Darryl Strawberry Loathes Bat Flips And Speaks On Other Unwritten Rules Of Baseball

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I’ve said it before and I’ll say it again, if you don’t live in Texas and you were offended by Jose Bautista’s bat flip—or any bat flip for that matter—you have a huge doodie in your pants and probably eat Reduced Fat Cheez-Its.

Baseball’s “Unwritten Rules” have been a hot topic in baseball circles as of late and the two schools of thought can be broken out into two camps: The Purists and The Fucks Its.

We invited four-time World Series champ Darryl Strawberry on our Endless Hustle Show to find out which team he belongs to, breaking down a series of baseball’s unwritten no-nos.


“I can’t get behind the bat flip. That’s just totally overrated. If you did that to Nolan Ryan, he’s going to drill you the next time up, there’s no question about it. He’s old school. Guys I played against was old school. They didn’t play that. You better march on along that base.

I don’t really stomach that. I don’t really stomach a guy hitting a home run and just walking and walking and walking. It’s okay to watch the first couple steps but just to walk and look and hold your bat and then flip it. I think that’s bush league.”


“You definitely don’t bunt on a no-hitter. Don’t try to ruin a guy’s game with a bunt, base hit or something like that.”


“You can get away with doing that because catchers have a tendency to talk a lot and running their mouths sometimes and you just want to shut them up.”


For context: Buster Posey lost his 2011 season after suffering a fractured fibula and torn ligaments in his ankle from a Scott Cousins slide. The collision led Major League Baseball to adopt rule 7.13, informally known as the Buster Posey Rule, which states that “a runner attempting to score may not deviate from his direct pathway to the plate in order to initiate contact with the catcher (or other player covering home plate).”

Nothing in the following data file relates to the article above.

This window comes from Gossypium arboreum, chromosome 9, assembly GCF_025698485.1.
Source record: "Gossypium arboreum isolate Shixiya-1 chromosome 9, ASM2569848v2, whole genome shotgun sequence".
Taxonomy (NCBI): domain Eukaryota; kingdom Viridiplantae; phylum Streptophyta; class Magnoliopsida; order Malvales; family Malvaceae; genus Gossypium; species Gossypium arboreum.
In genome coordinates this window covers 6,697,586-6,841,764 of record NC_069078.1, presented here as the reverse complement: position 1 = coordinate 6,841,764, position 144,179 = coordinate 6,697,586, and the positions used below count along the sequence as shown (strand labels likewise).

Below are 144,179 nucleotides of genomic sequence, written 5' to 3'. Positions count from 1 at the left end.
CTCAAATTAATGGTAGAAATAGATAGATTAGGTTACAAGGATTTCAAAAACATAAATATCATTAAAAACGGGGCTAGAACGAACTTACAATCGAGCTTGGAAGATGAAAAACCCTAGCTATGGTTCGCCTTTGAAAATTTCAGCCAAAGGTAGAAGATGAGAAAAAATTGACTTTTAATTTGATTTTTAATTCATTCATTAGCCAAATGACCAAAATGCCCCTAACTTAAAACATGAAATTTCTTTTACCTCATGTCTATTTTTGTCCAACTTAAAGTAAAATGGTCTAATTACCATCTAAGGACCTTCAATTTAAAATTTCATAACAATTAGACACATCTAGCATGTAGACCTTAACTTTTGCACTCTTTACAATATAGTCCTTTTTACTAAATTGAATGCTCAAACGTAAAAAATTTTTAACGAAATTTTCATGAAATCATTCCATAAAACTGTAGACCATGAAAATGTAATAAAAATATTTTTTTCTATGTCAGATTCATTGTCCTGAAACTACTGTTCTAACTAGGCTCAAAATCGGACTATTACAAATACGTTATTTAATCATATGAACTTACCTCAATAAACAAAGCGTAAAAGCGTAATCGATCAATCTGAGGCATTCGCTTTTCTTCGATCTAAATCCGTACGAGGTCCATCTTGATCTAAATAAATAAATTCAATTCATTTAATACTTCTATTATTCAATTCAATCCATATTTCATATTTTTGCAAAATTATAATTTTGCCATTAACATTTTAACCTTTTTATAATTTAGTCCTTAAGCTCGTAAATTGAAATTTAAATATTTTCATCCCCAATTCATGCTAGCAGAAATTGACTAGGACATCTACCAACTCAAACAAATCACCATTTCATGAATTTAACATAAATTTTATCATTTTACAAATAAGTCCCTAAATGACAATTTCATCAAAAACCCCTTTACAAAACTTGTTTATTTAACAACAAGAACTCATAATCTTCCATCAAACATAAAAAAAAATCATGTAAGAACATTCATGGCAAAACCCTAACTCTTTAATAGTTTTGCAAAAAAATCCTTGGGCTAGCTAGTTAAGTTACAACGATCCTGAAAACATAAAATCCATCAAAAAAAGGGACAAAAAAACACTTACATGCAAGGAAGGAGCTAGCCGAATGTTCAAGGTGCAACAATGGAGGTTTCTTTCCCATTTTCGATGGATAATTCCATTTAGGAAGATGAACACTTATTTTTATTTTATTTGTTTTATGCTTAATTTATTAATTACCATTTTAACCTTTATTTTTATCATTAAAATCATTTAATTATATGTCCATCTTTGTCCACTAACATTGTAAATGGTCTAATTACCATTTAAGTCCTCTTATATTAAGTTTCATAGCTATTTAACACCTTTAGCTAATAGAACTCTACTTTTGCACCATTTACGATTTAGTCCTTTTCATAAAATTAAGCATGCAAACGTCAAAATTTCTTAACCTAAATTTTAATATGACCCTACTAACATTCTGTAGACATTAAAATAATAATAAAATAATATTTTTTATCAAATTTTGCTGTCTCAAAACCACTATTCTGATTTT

“Posey got his leg broken for being over the plate like that and a hard slide in [by Scott Cousins]. It was a clean slide. You cover the plate, things are going to happen.”

“Breaking up a double play. I guess a kid got his leg broken for the Mets. That’s just part of it. You stay on that bag your leg gets broken. And those are the things I can live with.”

With all due respect to Mr. Strawberry, how is a broken leg totally chill but bat flips are the work of the devil?

Tune into our entire fascinating interview with Straw below. We discuss his wild and turbulent journey in the MLB, the Astros cheating scandal, Negro League stats being rolled up into the MLB, Mets management, and much more!

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Matt’s love of writing was born during a sixth grade assembly when it was announced that his essay titled “Why Drugs Are Bad” had taken first prize in D.A.R.E.’s grade-wide contest. The anti-drug people gave him a $50 savings bond for his brave contribution to crime-fighting, and upon the bond’s maturity 10 years later, he used it to buy his very first bag of marijuana.